Last year Assata Shakur became the first woman on the FBI’s Most Wanted Terrorist list. Many people have never heard of her, and admittedly, I hadn’t either, until hearing the refrain to Piebald’s “If Marcus Garvey Dies, Then Marcus Garvey Lives.” I hadn’t heard of neither her nor Marcus Garvey, but I didn’t bother to find out who they were until years later. I am a human, and humans can be lazy that way.
When I finally looked into Assata Shakur and why she is worth writing a song about, it was long after I’d met a 12-year-old girl named Assata, and after Piebald had broken up. Assata Shakur was involved in the Black Panther Party (BPP) and some people (whose opinions I generally didn’t value) had compared the Black Panther Party to the KKK. When I decided I should look into the BPP myself, I checked my local library offerings and requested “Seize the Time: The Story of the Black Panther Party and Huey P. Newton” written by Black Panther Party co-founder Bobby Seale, and Assata’s autobiography.
“Seize the Time” described the genesis of the Black Panther Party for Self Defense, which includes the 10-point platform and program of the BPP. The text emphasizes a need for black people to protect their own communities and defend their rights, because they had been failed by a system never designed to protect them. Seale describes how the media attempts to paint them as black racists, and how the BPP rejected any ideology that worked that way. Seale calls attention to distributors who would intentionally lose their papers. It is just another step by their oppressors to misrepresent their cause so the majority of citizens would not sympathize with them.
In her autobiography, Assata describes similar things happening to her as well. She shares her discomfort with her image on the wanted posters posted everywhere and how many people who meet her remark on how they expected her to look meaner and be blacker. I really identified with Assata. The way she describes her passions, interests, and clashes resonate with me on a level reserved for close friends. Not long after purchasing a copy of her autobiography for myself and a friend, I found myself driving north on the New Jersey Turnpike. A digital billboard switched from some inane ad to a photograph of Assata with the words “TERRORIST” and her legal name “JOANNE CHESIMARD” next to it. I was filled with strange emotion and started crying a bit. Everyone knows Assata is in Cuba. Why are we bothering? I don’t know whether or not Assata shot a cop on the turnpike, but considering the intensity with which they’re pursuing her raises concerns about this that and the criminal justice system. That Assata is portrayed as a terrorist is frustrating. Fighting against oppression is not terrorism. Two people shoot and kill. One is a terrorist, one is a hero. Why?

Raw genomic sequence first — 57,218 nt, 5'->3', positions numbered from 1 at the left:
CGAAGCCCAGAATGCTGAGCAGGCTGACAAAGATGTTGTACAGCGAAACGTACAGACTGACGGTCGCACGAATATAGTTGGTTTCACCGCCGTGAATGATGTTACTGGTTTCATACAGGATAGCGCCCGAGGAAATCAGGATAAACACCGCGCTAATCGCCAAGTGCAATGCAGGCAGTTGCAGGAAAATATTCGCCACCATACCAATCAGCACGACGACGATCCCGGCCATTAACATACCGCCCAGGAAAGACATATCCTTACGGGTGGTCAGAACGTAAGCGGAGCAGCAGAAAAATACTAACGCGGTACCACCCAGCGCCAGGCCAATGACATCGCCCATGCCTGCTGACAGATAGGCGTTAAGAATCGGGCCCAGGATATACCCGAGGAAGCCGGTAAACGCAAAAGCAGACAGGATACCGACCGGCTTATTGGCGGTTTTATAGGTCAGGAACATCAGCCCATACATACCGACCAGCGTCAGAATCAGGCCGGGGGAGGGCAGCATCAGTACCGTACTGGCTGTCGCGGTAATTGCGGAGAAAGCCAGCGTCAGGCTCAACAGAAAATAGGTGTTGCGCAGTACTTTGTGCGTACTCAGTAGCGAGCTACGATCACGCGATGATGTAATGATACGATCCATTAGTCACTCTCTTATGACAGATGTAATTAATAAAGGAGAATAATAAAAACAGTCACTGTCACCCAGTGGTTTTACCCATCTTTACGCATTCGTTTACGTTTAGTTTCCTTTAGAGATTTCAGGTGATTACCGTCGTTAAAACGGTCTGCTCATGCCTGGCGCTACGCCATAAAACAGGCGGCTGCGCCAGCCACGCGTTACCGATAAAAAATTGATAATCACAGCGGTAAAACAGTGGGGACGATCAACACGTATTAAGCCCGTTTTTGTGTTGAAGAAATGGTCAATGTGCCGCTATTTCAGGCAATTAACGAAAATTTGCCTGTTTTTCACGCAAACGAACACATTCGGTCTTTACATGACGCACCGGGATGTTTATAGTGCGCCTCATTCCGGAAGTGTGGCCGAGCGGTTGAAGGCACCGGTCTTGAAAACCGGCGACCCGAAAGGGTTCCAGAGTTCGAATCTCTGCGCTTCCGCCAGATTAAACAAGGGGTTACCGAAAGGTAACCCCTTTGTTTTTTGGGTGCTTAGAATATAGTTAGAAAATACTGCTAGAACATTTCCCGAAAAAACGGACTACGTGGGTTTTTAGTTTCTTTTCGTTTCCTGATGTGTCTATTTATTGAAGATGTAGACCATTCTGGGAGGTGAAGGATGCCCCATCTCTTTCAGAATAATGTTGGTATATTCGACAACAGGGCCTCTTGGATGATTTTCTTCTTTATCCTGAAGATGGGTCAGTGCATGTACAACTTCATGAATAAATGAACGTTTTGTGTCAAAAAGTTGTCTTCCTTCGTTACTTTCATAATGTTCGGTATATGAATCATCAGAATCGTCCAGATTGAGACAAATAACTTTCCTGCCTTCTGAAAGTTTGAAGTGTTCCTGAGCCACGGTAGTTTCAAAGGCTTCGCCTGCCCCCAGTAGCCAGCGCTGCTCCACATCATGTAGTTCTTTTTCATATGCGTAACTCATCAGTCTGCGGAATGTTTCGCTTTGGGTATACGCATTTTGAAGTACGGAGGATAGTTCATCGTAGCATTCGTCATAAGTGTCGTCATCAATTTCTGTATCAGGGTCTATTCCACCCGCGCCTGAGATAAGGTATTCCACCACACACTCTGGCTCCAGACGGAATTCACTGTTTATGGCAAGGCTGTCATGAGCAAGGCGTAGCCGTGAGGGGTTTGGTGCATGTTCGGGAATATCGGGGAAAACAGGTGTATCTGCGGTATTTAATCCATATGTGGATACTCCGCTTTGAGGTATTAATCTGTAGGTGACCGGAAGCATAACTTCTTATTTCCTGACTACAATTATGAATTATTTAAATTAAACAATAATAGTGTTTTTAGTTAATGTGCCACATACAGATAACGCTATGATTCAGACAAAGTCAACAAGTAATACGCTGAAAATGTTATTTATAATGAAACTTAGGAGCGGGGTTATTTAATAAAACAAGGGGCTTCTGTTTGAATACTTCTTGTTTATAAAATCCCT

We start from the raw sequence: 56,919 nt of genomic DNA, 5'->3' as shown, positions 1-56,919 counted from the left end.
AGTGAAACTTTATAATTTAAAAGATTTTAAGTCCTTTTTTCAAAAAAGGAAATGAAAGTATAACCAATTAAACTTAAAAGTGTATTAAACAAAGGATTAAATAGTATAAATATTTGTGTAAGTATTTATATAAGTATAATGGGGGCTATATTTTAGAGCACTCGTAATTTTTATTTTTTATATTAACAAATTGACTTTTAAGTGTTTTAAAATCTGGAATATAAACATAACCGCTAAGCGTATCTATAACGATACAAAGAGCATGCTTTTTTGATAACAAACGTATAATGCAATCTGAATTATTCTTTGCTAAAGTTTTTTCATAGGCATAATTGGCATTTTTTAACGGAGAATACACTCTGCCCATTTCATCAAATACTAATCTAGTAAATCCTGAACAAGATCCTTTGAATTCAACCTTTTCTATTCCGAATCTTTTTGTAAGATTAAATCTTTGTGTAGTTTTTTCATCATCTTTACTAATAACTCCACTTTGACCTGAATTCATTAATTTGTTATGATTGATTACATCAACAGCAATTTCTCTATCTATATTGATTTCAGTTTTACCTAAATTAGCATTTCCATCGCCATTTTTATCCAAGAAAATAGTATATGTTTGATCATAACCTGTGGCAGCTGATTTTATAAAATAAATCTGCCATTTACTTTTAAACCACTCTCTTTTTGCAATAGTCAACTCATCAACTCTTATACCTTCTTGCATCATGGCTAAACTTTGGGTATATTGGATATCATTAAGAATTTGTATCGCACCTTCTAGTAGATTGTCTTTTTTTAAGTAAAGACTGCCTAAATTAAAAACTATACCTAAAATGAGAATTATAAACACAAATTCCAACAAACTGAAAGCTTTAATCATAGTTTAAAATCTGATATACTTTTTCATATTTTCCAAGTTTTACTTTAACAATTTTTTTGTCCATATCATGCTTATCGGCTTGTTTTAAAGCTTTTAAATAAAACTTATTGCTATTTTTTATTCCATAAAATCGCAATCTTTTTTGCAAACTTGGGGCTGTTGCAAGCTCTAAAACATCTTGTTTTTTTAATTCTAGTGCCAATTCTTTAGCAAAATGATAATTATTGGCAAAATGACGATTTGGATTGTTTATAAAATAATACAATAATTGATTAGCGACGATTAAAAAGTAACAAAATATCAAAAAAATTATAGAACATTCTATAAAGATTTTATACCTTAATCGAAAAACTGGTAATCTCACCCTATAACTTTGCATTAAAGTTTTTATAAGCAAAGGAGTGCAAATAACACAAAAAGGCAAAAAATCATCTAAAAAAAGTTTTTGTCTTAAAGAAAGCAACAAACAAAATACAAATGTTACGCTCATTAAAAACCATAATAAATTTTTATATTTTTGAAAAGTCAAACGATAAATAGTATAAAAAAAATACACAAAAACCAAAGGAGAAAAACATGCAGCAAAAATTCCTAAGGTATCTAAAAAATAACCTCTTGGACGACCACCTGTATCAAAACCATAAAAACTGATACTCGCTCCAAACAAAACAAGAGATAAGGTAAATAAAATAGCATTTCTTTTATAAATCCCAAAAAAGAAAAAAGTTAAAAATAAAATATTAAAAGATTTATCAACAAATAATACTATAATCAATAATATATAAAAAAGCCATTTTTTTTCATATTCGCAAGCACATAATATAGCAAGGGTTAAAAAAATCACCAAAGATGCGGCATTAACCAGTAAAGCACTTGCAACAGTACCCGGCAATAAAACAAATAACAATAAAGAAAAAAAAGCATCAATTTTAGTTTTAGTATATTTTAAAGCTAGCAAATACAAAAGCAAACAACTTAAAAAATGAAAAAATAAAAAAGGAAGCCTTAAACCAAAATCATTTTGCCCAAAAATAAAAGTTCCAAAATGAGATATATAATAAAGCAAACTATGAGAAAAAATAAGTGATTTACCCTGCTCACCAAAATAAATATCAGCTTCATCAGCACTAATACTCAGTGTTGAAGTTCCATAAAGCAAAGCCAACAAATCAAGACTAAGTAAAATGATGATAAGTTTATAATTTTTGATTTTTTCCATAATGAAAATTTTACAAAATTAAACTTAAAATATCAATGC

With recent admissions about the NSA and internet / mobile communication surveillance, I’m sure it’s a bad idea (“sympathizing with a ‘terrorist’”) to write this piece. Whistleblower Edward Snowden said, “…even if you’re not doing anything wrong, you’re being watched and recorded. And the storage capability of these system increases every year consistently by orders of magnitude, to where it’s getting to the point you don’t have to have done anything wrong. You simply have to eventually fall under suspicion from somebody, even by a wrong call. And then they can use this system to go back in time and scrutinize every decision you’ve ever made. Every friend you’ve ever discussed something with. And attack you on that basis, to sort of derive suspicion from an innocent life and paint anyone in the context of a wrongdoer.”